Johnny recalls a very different Third when he was young, with tractor trailers idling in a whole lane of traffic as they waited to get to onto the piers.
Department of Finance 1980's tax photograph
Like Palmiotto, Johnny’s old enough to remember the myriad of auto and scrap businesses that thrived on the avenue, along with the attendant bars and restaurants that served the waterfront workers: the Gold Mine, Marine Tavern, Hatch 5, Moscarella’s, The Riverboat, and many others. And also a busy prostitution scene ("all kinds"). “Everything’s gone now,” he says, and it’s true, the older businesses are thin on the ground. Farther south, there’s Frankel’s shoe and clothing store, which must set the record for longevity, having been on Third Avenue since an astonishing 1890, but Palmiotto is the elder statesman on this stretch. I’d give anything to see the avenue he saw as a child in the 1930’s. This was a real industry city.
James "Duke" Baines came to work here after the closure of the iron foundry at Third and 24th, which stood right by the site of Viking Iron, also torn down by Moses in the late '30's. He’s been with Palmiotto for a decade. He says the scrap business is slower these days, due to a soft Chinese market. The price of copper has dipped. It's solitary work much of the time, but Duke says he likes it that way. He grew up in East New York and Brownsville, and left the city for a while to live upstate, in Binghamton. He says a lot of his neighbors are moving there, and to other areas outside the city - it's just too expensive here these days. He said the scene in Binghamton had gotten a little crazy, and anyway, he missed New York, so he was glad to come home.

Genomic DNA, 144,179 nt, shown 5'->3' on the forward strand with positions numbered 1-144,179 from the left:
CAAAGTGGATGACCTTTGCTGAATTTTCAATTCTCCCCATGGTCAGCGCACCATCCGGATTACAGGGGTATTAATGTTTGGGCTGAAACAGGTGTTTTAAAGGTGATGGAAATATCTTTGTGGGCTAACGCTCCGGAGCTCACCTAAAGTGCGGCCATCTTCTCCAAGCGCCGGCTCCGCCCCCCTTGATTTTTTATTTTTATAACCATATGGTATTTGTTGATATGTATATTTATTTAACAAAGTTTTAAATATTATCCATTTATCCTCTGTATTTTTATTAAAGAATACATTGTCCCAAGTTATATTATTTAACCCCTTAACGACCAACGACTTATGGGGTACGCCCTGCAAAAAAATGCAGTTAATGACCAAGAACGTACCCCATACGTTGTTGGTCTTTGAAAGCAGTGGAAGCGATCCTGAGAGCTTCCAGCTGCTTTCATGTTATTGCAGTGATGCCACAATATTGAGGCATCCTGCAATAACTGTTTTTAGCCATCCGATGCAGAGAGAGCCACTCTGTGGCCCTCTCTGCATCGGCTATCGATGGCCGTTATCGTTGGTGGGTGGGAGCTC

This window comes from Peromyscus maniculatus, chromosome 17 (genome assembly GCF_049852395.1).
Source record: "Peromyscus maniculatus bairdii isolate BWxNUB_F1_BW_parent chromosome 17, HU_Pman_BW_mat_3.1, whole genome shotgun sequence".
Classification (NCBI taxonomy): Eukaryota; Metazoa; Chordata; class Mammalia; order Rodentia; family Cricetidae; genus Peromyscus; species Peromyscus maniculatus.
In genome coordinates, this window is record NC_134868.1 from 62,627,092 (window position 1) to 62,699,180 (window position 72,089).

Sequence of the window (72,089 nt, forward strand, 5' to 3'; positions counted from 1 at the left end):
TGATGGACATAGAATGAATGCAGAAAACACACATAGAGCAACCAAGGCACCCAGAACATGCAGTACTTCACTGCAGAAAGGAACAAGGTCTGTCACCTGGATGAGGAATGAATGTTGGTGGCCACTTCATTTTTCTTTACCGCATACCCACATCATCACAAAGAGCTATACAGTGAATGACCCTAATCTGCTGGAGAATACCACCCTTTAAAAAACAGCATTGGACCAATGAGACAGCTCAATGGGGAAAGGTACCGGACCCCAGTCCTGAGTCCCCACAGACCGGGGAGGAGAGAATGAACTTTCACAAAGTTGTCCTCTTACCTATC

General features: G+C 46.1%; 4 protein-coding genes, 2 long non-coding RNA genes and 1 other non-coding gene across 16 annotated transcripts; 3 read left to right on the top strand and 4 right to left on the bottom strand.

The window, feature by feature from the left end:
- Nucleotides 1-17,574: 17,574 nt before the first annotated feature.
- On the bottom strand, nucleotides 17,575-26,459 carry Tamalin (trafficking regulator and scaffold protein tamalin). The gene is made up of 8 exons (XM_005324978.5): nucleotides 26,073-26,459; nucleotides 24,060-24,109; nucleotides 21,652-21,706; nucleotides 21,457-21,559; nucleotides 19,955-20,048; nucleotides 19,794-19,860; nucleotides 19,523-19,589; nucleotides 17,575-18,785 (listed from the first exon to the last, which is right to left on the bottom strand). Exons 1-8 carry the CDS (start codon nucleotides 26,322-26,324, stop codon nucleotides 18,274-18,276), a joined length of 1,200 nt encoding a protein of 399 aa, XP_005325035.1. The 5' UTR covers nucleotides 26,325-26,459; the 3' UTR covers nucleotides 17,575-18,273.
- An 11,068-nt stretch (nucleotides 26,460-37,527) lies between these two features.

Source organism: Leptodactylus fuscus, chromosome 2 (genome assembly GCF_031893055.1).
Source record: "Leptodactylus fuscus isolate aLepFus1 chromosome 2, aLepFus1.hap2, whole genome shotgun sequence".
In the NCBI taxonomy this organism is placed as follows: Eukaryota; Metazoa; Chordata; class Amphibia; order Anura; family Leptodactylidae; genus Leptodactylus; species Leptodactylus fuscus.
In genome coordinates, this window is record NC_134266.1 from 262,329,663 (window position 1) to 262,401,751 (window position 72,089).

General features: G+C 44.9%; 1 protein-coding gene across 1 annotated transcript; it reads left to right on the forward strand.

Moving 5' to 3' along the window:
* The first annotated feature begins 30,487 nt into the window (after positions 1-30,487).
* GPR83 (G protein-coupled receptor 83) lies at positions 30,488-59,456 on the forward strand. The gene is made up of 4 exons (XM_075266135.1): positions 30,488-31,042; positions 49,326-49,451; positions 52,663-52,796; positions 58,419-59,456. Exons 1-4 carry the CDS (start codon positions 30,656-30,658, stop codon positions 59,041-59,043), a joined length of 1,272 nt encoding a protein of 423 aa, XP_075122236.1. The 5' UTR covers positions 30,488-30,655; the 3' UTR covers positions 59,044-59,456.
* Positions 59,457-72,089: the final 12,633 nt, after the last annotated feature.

The metals most often bought are copper, brass and aluminum, all of them non-ferrous. Sometimes there's monel, a mixture of copper and nickel
Copper's the prize though. A box of copper wiring Duke has stripped lies in a heap ready for resale. It’s straw to gold.
The shop's a Vulcan's cave of metal and grease. Heaped on the floor are the spoils of industry: cogs and spools, grilles and panels, guttering and beaten drums. Ducts and cables coil loosely among them or hang from beams along with rope and shovels. At the heart of the shop, there’s a scale that's borne decades of scrap, and with it, weighed the history of waterfront manufacturing.
At the end of a day's business, the carts lie empty. Their frames are bent, and their canvas is shredded and sagging, like the rigging and sails of a fleet that has seen hard use.
Each stain and tear and dent transforms the carts. Over the decades of loading and unloading, they become raw sculptural forms. On one, the pattern of oil dapples the canvas. On another, it saturates vast areas of fabric. Each cart, listing this way and that, has taken a different kind of beating. This is the art of endurance.